Therapy Through Creative Writing
It never occurred to me that I'd spend all my free time writing steamy romance novels and trying to build a following of fans. I was always one of those people who said that writing a novel was not something I had the time or patience for, yet here I am three novels into my fantasy series and still trucking. Some of the best romance writers of all time were men and women who had experienced some kind of romantic set-back in their lives. It's well known that in the 1800's money and social status had a lot to do with if a marriage did or did not happen. Jane Austen was one of the greatest novelists of all times who touched on the topic. You can almost feel her angst at being separated by class from her Mr. Darcy.
While she certainly wasn't the first to use creative writing for therapeutic purposes, she won't be the last either. Do you ever wonder how the author evokes so much emotion? It's because you are getting a small glimpse into the feelings they are trying to work out through their writing. I discovered creative writing therapy for the first time when I started writing The Islands of Sedania in 2015. I really didn't have any idea what I was doing, which direction the story would take, or that it would even turn into a series. The only thing I knew was that I had been broken and I wanted to fit the pieces back together. I found writing to be very therapeutic once I got started, and so I did it a lot. Not only did I feel better, but I had a tangible product that I could share with the world.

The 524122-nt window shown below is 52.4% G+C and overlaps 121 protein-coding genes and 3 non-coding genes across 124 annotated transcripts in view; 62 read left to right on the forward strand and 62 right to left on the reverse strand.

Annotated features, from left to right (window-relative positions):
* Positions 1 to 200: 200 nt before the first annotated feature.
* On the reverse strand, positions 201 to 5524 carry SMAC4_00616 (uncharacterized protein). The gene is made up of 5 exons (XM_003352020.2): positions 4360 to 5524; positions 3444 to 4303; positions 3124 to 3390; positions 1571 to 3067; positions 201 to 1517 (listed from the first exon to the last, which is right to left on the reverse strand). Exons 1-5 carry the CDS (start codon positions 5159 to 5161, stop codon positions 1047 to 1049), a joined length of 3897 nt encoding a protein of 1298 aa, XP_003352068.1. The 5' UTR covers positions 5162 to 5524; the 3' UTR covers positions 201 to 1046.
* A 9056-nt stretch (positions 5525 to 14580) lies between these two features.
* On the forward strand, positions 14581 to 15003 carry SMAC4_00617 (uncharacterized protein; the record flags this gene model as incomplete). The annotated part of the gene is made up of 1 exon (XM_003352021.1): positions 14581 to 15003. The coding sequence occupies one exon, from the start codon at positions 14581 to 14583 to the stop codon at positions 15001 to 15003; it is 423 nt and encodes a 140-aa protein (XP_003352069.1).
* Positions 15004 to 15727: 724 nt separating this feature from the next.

I no longer felt limited by the mountain I had to climb to finish a novel, but a sense of accomplishment and a lot of worked out emotions. My characters could express and experience things in a way that real life simply doesn't afford. Every wish a conversation or circumstance would have gone differently? Start off with some therapeutic writing exercises through dialogue, actions, and circumstances and let them play out your way. That's what I did and it was the start of something beautiful. It's no wonder sometimes writing takes a life of its own.